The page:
The actual falls that the town is named after were once a natural wonder which reportedly rivaled, or surpassed even, the majestic splendor of Niagara Falls, but due to their very remote location no objection was made when the government decided to dam all the waterways from 90 kilometres around, and to divert the falls into 11 mammoth underground turbines. (Well, actually, the Innu that lived there objected very much, but the government did not consult them, and reconciliation for this act is still going on today). So much power is generated at this facility that it is equal to 1.3 billion gallons of oil a day! Some of it goes to Newfoundland and Labrador, some to Maine, but most of it is sold really cheaply to Quebec, which is a bone of contention to the provinces and a court case pops up every couple of decades or so. (This stuff, of course, was not featured in the video).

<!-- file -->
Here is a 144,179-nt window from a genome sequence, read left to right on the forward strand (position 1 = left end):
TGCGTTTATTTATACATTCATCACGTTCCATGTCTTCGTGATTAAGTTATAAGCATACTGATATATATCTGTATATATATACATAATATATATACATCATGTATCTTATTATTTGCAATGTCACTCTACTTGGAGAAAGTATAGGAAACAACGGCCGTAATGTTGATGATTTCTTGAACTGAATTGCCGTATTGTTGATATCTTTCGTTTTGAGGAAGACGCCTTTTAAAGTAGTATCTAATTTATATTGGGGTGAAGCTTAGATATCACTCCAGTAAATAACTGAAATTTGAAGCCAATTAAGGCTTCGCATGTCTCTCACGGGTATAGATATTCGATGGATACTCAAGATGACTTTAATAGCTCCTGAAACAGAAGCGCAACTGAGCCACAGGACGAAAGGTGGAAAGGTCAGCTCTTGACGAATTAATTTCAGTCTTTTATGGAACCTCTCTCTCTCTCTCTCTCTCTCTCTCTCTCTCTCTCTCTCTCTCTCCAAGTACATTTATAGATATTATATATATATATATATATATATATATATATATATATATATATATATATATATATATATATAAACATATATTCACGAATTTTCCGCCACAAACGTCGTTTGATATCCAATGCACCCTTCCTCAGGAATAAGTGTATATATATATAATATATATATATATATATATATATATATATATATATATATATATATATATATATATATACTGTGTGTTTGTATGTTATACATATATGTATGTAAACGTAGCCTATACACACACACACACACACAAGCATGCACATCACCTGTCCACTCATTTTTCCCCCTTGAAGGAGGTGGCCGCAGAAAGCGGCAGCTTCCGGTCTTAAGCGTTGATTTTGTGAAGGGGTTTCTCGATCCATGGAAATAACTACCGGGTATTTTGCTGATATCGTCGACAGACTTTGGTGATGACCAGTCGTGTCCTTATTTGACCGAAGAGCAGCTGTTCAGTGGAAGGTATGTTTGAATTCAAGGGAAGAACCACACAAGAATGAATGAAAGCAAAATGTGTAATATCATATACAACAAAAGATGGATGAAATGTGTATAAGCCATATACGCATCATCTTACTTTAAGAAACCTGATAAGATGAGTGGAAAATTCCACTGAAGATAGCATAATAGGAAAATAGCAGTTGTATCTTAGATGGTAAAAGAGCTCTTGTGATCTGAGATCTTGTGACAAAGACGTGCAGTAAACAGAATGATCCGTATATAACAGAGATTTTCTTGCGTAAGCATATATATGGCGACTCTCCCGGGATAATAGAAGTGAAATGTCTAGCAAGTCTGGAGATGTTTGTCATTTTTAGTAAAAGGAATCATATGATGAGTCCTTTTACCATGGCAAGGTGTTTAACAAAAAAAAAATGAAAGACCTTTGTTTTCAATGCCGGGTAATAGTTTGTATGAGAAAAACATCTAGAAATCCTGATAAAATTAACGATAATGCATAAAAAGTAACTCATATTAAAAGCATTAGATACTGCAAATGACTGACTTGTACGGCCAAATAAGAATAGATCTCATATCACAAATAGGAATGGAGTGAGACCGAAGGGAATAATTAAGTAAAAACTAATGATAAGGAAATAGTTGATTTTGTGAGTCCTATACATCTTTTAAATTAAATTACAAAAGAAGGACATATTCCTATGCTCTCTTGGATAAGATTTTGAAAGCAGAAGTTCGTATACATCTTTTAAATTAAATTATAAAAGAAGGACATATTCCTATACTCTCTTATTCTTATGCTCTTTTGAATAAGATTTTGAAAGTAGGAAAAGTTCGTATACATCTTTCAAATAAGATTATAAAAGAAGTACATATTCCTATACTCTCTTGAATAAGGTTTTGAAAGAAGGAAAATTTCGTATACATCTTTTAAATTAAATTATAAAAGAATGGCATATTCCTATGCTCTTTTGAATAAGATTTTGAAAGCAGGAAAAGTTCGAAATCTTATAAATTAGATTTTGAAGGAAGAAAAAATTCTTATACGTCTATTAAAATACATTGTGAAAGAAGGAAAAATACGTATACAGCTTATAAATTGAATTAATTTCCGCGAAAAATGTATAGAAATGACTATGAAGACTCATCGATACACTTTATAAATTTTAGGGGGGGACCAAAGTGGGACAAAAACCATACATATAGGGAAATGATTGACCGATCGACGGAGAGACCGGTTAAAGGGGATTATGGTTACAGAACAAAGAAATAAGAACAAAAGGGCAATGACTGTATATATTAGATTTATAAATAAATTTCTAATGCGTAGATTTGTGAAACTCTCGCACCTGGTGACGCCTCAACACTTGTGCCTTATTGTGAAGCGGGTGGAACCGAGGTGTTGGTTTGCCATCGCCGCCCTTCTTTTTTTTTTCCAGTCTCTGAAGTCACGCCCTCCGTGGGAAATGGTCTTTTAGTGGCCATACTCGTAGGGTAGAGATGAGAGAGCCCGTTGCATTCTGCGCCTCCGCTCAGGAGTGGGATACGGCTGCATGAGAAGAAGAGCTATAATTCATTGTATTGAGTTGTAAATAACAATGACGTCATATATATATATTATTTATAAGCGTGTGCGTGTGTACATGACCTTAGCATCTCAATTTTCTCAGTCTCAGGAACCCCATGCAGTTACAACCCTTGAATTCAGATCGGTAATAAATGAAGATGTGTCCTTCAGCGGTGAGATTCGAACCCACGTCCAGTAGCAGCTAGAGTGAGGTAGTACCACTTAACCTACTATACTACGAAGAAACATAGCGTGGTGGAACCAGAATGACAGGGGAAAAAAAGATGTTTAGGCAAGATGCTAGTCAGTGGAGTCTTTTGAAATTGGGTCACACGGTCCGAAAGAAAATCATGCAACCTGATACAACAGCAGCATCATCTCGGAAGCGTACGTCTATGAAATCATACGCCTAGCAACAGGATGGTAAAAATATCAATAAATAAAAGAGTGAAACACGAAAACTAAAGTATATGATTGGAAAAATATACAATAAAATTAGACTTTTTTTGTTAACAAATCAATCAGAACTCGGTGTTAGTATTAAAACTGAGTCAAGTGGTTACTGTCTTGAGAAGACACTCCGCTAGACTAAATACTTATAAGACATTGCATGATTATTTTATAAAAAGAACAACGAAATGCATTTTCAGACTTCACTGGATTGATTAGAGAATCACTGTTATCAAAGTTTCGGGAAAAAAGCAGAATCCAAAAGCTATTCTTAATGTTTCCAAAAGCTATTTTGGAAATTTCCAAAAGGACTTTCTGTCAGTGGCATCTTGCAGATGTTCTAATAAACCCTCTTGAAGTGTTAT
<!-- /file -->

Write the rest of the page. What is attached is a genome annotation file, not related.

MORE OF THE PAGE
Red Faction Robin?

After the video we were given hard hats and earplus to wear and taken by shuttle to the facility itself. This is a huge operation and we only saw a small portion of it. It is almost all underground in rough rock tunnels that had been blasted out of granite and we really felt like we were inside a first person shooter video game. In one area we came across an old bus and the tour guide told us if the facility ever flooded everyone was to run to the bus which would take them back to the surface. If they couldn’t get to the bus in time, there is also a waterproof “safe room” which has its own air supply, and enough food and water for 30 people for 30 days. Shiver.

The Get Away Car

Old Timey Message Board